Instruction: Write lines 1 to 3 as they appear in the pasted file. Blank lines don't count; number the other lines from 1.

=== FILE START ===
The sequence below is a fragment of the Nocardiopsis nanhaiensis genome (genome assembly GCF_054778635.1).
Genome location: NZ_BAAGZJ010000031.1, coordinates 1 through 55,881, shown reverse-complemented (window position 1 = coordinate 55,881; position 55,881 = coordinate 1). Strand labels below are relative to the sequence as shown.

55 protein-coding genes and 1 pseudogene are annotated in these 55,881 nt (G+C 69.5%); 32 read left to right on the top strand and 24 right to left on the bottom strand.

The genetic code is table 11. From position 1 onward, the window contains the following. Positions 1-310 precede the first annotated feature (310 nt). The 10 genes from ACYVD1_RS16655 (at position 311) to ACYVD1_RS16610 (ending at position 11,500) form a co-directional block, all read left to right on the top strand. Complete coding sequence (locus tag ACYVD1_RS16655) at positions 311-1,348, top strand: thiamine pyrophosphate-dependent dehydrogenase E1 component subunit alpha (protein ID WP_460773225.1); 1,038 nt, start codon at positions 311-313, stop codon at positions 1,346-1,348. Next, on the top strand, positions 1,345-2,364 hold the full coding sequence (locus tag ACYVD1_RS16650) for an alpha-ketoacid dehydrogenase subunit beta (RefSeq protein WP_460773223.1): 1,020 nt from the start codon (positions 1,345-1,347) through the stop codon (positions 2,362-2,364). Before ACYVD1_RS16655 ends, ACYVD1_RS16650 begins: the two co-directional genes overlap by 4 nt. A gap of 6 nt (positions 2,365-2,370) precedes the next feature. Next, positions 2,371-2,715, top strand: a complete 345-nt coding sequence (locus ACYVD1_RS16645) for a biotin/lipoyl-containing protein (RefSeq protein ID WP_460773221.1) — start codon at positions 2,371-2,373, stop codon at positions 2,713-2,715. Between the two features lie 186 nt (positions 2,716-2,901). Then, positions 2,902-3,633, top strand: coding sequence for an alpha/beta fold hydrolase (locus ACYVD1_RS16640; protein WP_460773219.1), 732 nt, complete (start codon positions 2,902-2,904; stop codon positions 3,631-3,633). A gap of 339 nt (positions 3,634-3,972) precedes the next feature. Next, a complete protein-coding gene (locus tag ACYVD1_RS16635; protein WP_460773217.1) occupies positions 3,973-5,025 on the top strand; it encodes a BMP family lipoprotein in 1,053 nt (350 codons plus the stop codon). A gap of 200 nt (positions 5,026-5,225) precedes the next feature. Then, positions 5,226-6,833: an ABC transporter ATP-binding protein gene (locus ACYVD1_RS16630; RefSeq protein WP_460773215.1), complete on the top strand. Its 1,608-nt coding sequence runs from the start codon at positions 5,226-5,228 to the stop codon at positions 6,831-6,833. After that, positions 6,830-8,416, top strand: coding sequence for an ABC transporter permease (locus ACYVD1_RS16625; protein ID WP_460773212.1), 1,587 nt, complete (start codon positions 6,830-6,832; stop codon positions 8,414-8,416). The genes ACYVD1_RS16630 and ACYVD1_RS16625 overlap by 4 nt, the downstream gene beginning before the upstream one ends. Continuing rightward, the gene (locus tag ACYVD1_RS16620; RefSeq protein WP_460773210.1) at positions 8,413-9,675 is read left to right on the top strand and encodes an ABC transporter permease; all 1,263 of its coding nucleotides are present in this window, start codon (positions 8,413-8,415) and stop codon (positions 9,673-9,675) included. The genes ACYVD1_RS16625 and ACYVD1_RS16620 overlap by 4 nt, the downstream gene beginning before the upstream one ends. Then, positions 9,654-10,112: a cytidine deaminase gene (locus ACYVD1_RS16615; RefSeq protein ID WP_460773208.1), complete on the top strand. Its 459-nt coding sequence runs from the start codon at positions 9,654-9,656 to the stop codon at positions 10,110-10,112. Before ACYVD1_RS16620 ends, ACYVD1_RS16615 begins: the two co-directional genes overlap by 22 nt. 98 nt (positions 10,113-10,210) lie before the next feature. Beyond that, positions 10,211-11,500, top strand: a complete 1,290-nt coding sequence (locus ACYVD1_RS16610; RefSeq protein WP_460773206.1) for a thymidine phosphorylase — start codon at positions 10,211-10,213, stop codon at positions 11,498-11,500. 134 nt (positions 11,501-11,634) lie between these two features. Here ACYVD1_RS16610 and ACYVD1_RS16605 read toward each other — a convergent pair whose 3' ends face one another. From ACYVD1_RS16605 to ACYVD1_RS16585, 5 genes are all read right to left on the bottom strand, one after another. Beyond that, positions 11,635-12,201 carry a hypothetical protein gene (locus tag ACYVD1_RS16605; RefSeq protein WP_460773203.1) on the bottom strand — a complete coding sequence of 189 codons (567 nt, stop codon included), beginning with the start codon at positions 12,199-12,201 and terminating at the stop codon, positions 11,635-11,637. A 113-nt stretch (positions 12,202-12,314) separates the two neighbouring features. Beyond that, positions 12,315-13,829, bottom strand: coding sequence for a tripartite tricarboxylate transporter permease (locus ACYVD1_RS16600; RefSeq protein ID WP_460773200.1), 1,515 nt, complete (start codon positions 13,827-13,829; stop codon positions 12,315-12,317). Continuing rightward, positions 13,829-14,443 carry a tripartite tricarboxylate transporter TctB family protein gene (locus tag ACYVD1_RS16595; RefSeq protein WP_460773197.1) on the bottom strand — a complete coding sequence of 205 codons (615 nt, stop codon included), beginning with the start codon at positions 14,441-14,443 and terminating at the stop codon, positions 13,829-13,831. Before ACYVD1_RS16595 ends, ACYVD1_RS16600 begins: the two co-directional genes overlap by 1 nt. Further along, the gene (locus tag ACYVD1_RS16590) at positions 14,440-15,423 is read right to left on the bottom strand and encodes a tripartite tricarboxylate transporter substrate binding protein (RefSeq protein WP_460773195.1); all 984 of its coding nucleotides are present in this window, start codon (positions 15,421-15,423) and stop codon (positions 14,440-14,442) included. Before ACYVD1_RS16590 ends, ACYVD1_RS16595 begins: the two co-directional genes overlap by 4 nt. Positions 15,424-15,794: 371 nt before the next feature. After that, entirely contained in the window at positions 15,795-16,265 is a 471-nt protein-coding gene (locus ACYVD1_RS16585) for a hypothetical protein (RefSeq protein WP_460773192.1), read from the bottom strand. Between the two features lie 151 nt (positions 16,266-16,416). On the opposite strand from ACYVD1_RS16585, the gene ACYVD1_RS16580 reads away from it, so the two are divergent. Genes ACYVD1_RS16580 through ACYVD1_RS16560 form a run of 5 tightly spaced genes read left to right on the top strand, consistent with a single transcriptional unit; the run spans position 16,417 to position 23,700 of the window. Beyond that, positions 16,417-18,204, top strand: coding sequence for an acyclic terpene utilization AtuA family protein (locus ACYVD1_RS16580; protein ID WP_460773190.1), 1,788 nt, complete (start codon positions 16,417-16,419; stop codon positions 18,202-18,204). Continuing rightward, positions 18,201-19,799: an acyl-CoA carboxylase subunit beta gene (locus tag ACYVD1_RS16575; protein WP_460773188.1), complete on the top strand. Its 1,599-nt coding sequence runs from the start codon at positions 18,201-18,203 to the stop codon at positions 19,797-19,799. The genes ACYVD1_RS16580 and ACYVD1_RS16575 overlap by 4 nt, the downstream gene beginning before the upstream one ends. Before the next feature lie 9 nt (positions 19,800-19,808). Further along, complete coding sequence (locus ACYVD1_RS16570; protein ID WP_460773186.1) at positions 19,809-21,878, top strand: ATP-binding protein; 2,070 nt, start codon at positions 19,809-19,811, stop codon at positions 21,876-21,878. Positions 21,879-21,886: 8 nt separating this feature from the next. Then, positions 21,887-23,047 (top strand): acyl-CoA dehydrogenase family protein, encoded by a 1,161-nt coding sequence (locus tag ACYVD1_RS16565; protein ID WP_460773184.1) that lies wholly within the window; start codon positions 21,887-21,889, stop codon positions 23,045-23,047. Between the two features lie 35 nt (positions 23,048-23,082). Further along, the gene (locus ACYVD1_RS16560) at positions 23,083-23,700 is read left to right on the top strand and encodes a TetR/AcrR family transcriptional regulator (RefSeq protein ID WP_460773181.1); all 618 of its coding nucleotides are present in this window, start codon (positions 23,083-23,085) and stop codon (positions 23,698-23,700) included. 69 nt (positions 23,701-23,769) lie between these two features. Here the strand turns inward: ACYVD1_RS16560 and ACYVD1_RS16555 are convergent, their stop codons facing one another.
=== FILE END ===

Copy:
The sequence below is a fragment of the Nocardiopsis nanhaiensis genome (genome assembly GCF_054778635.1).
Genome location: NZ_BAAGZJ010000031.1, coordinates 1 through 55,881, shown reverse-complemented (window position 1 = coordinate 55,881; position 55,881 = coordinate 1). Strand labels below are relative to the sequence as shown.

55 protein-coding genes and 1 pseudogene are annotated in these 55,881 nt (G+C 69.5%); 32 read left to right on the top strand and 24 right to left on the bottom strand.